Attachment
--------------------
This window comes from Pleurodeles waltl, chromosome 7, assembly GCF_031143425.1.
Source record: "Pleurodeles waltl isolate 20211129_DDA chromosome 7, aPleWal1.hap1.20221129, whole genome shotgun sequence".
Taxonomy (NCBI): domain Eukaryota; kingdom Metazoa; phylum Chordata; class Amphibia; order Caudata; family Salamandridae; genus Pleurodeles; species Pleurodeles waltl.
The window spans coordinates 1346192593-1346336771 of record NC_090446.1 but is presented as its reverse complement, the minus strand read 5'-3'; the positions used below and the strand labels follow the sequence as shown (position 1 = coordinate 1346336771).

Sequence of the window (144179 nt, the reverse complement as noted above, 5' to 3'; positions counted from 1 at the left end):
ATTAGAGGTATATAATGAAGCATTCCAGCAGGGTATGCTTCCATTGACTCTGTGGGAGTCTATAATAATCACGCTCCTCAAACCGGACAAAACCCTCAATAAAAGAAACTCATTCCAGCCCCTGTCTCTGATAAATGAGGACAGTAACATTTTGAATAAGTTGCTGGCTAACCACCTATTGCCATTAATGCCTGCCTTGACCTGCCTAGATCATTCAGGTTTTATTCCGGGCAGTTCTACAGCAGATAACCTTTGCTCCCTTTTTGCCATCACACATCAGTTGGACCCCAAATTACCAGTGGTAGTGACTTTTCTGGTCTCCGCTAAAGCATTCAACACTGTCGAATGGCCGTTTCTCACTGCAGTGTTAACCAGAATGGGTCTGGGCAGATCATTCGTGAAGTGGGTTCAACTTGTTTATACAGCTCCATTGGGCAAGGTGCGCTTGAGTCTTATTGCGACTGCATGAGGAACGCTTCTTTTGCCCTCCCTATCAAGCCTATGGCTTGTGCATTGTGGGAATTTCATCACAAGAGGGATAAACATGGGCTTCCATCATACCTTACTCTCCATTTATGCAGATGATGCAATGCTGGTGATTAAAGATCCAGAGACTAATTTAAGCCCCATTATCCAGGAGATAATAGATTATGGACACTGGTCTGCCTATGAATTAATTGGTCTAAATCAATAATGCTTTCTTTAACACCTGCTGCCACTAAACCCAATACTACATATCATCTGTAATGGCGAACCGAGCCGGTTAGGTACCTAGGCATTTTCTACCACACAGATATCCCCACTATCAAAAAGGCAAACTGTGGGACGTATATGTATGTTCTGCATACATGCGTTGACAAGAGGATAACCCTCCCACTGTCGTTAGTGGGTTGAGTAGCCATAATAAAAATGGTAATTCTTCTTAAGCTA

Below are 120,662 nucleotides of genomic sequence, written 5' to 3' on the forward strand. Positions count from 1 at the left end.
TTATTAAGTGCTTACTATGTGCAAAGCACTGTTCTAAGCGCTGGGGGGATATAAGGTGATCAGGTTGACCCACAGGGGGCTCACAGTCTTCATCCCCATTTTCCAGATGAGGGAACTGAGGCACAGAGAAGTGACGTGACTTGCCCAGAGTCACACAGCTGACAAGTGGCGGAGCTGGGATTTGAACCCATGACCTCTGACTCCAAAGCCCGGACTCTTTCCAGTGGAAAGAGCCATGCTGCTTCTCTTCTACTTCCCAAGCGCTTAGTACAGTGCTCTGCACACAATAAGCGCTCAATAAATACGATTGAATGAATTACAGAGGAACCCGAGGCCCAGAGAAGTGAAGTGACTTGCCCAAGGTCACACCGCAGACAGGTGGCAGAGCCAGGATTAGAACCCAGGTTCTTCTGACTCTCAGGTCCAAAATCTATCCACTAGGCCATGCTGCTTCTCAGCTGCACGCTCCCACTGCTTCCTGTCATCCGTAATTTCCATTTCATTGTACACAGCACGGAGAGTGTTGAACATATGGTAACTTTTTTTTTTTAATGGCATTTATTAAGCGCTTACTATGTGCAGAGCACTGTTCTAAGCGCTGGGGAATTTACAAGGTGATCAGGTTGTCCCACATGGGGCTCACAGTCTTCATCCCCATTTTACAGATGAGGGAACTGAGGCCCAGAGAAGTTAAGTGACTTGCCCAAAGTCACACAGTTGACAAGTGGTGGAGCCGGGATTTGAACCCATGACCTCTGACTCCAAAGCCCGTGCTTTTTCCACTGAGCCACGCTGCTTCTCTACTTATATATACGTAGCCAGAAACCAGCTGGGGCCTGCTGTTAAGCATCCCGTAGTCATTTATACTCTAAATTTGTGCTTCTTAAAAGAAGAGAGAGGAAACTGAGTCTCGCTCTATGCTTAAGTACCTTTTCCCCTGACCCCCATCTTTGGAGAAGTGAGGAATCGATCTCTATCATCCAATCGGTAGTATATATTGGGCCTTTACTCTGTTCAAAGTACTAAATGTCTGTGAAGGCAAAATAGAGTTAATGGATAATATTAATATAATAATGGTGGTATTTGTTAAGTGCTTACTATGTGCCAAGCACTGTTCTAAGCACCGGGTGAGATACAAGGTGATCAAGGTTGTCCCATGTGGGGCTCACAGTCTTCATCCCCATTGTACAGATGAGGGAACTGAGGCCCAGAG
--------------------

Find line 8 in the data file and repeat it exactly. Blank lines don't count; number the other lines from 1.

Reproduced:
TTATTAAGTGCTTACTATGTGCAAAGCACTGTTCTAAGCGCTGGGGGGATATAAGGTGATCAGGTTGACCCACAGGGGGCTCACAGTCTTCATCCCCATTTTCCAGATGAGGGAACTGAGGCACAGAGAAGTGACGTGACTTGCCCAGAGTCACACAGCTGACAAGTGGCGGAGCTGGGATTTGAACCCATGACCTCTGACTCCAAAGCCCGGACTCTTTCCAGTGGAAAGAGCCATGCTGCTTCTCTTCTACTTCCCAAGCGCTTAGTACAGTGCTCTGCACACAATAAGCGCTCAATAAATACGATTGAATGAATTACAGAGGAACCCGAGGCCCAGAGAAGTGAAGTGACTTGCCCAAGGTCACACCGCAGACAGGTGGCAGAGCCAGGATTAGAACCCAGGTTCTTCTGACTCTCAGGTCCAAAATCTATCCACTAGGCCATGCTGCTTCTCAGCTGCACGCTCCCACTGCTTCCTGTCATCCGTAATTTCCATTTCATTGTACACAGCACGGAGAGTGTTGAACATATGGTAACTTTTTTTTTTTAATGGCATTTATTAAGCGCTTACTATGTGCAGAGCACTGTTCTAAGCGCTGGGGAATTTACAAGGTGATCAGGTTGTCCCACATGGGGCTCACAGTCTTCATCCCCATTTTACAGATGAGGGAACTGAGGCCCAGAGAAGTTAAGTGACTTGCCCAAAGTCACACAGTTGACAAGTGGTGGAGCCGGGATTTGAACCCATGACCTCTGACTCCAAAGCCCGTGCTTTTTCCACTGAGCCACGCTGCTTCTCTACTTATATATACGTAGCCAGAAACCAGCTGGGGCCTGCTGTTAAGCATCCCGTAGTCATTTATACTCTAAATTTGTGCTTCTTAAAAGAAGAGAGAGGAAACTGAGTCTCGCTCTATGCTTAAGTACCTTTTCCCCTGACCCCCATCTTTGGAGAAGTGAGGAATCGATCTCTATCATCCAATCGGTAGTATATATTGGGCCTTTACTCTGTTCAAAGTACTAAATGTCTGTGAAGGCAAAATAGAGTTAATGGATAATATTAATATAATAATGGTGGTATTTGTTAAGTGCTTACTATGTGCCAAGCACTGTTCTAAGCACCGGGTGAGATACAAGGTGATCAAGGTTGTCCCATGTGGGGCTCACAGTCTTCATCCCCATTGTACAGATGAGGGAACTGAGGCCCAGAG